The Engineering Alumni Mentoring Program aims to match each engineering student with a mentor who can provide career and educational advice, as well as share experiences. The goal of the program is create mutual benefits for the students and mentors including:
Participating alumni will gain:
Participating students will gain:
The mentoring program works by creating specific events and specifying a few friendly interactions between alumni and students. Beyond these interactions, students and alumni can interact as mutually agreeable. The program has a series of events and deliverables each year.
In order to foster initial communication between mentors and students, two simple deliverables will be required of each student. First, the students are required to interview their mentor about their career path and create a 1-2 page summary. Please note that the mentor’s career path need not be long, students can learn from new graduates as well as more experienced individuals. Secondly, the students are required to have the mentor review their resume and provide feedback (juniors are targeting internships and seniors are targeting full-time employment). With a maximum of three students per mentor, this should not be a large time commitment for the mentor, but will provide valuable advice to the student.
With any mentoring relationship, it is impossible to predict exactly how much interaction will be sought. The program has been designed to give meaningful interaction without undue burden for either mentor or student. However, additional interaction is possible if the mentor and student are both amenable. Mentors provide a preferred contact method for all interactions.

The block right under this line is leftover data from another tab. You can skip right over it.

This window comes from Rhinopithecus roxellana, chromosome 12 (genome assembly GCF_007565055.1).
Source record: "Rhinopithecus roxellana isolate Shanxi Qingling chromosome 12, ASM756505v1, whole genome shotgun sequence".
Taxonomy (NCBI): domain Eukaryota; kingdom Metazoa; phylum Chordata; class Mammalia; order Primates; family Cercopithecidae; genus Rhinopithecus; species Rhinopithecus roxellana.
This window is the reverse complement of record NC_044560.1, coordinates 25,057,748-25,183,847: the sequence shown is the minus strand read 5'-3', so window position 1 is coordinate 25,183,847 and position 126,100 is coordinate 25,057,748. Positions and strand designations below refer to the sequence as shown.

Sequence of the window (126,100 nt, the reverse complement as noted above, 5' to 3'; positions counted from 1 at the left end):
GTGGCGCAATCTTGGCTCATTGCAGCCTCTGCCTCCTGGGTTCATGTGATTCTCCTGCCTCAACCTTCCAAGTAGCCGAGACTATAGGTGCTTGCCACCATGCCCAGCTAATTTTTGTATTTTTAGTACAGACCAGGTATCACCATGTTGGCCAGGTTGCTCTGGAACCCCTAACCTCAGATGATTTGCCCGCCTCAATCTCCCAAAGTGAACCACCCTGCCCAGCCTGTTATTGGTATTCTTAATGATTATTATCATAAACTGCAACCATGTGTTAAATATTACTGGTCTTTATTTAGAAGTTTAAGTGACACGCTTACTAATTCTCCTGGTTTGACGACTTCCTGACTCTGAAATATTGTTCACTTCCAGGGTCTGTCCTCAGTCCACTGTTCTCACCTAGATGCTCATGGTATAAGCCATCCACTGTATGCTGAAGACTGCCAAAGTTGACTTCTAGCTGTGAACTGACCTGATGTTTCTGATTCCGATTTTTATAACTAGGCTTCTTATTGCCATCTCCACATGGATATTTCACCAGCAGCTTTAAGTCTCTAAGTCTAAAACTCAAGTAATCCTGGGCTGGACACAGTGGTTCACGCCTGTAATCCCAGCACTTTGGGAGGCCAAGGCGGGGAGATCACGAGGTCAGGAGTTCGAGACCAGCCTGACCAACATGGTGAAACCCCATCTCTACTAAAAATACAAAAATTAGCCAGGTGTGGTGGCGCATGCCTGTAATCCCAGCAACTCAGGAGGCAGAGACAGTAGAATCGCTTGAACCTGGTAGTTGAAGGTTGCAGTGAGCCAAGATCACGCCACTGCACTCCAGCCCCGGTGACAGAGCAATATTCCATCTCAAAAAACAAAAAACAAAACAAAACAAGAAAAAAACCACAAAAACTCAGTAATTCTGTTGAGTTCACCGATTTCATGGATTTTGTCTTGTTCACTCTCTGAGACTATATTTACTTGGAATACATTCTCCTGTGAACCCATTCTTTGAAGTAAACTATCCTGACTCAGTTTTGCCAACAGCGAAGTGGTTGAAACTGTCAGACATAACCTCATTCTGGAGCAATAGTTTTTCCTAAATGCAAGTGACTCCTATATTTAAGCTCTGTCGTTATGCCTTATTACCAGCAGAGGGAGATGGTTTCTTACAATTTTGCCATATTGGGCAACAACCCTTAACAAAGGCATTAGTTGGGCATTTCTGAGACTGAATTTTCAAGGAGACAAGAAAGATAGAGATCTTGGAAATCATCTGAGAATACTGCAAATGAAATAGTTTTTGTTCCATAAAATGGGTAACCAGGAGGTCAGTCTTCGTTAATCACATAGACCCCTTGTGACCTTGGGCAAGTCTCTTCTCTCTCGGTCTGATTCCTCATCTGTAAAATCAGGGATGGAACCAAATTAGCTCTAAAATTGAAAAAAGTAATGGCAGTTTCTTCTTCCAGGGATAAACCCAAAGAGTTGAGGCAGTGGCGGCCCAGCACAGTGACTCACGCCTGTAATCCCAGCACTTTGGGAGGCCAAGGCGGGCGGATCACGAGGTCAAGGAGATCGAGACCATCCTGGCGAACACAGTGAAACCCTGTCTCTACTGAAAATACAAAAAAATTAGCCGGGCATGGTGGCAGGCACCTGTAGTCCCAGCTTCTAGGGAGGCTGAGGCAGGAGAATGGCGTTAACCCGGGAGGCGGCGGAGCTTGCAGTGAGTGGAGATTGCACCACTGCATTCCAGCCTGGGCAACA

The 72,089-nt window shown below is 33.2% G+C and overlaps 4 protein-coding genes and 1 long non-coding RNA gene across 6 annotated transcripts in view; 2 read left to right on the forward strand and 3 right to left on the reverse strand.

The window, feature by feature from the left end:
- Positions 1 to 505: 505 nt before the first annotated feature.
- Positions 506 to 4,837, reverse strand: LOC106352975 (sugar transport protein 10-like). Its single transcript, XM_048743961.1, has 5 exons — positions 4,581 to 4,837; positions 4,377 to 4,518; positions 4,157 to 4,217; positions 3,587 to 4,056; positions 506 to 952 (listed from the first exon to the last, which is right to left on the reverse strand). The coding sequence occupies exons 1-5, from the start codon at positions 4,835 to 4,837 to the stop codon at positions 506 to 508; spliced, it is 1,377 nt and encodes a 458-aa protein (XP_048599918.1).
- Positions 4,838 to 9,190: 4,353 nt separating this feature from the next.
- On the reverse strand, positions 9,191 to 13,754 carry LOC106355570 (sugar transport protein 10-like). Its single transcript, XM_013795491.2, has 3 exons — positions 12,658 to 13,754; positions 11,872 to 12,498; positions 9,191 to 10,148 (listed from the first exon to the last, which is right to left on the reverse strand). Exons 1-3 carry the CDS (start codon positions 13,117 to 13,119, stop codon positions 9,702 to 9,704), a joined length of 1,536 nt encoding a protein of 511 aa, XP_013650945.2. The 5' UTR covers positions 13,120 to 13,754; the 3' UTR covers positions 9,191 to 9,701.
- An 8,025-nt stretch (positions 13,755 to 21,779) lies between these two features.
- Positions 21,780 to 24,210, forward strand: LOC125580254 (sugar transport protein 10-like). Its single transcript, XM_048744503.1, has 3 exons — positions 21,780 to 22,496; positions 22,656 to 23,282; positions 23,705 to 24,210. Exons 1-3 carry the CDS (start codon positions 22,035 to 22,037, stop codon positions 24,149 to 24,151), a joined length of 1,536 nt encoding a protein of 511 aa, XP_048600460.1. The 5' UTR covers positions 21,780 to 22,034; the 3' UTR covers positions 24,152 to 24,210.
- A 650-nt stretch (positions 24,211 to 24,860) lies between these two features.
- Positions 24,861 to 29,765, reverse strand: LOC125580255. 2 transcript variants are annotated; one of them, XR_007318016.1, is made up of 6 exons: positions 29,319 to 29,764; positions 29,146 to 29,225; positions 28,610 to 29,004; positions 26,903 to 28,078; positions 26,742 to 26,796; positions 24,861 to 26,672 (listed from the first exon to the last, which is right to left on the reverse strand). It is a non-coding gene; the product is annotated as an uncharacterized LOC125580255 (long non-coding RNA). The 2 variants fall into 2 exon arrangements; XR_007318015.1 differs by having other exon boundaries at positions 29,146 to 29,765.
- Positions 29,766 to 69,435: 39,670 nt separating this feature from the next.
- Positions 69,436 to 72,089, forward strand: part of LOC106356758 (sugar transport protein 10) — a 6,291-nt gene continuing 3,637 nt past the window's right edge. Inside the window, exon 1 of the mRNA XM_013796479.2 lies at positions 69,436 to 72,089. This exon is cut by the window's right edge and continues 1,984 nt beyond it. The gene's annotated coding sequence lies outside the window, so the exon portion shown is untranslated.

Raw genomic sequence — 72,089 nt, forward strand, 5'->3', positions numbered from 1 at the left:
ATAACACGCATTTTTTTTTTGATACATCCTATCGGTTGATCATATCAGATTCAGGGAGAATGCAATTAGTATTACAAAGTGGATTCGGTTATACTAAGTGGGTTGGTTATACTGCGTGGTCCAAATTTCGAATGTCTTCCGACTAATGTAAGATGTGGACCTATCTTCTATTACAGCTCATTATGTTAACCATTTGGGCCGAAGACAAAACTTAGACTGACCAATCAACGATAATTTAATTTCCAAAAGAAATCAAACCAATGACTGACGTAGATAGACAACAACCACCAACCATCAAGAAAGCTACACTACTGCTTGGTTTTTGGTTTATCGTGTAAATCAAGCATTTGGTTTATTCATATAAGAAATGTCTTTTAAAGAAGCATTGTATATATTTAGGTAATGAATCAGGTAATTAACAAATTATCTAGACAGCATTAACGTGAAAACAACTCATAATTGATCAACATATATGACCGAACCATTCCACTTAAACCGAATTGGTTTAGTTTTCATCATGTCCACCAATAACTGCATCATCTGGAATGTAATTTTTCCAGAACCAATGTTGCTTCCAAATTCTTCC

Alumni will be solicited for participation in the program each summer. The goal is to have up to three students assigned to each mentor based on the following criteria:
2. Professional Interest (e.g. Graduate School, Industry, Medical School, Law School, etc.)
3. Company/ sector
Interested? Take the Alumni Engineering Survey!
The program is embedded as a requirement in the course ENG 093, Engineering Seminar III. Most of the students in this course are juniors, although there may be some seniors or advanced sophomores. Beginning the mentoring experience in the junior year is ideal because this is a year in which many career decisions become more in focus for the student. Moreover, the students have gained enough background to seek specific answers to questions about their chosen field. After the requirements of the course have been satisfied, the mentoring relationship is free to continue if amenable to both the mentor and student – students are encouraged to update their mentors on their progress toward graduation and beyond.
A note to our education graduates: our education majors currently receive specialized mentoring as part of the professional development sequence within the curriculum. Thus, with this strong mentoring experience in place, we decided to pilot this program with the engineering majors only at this time.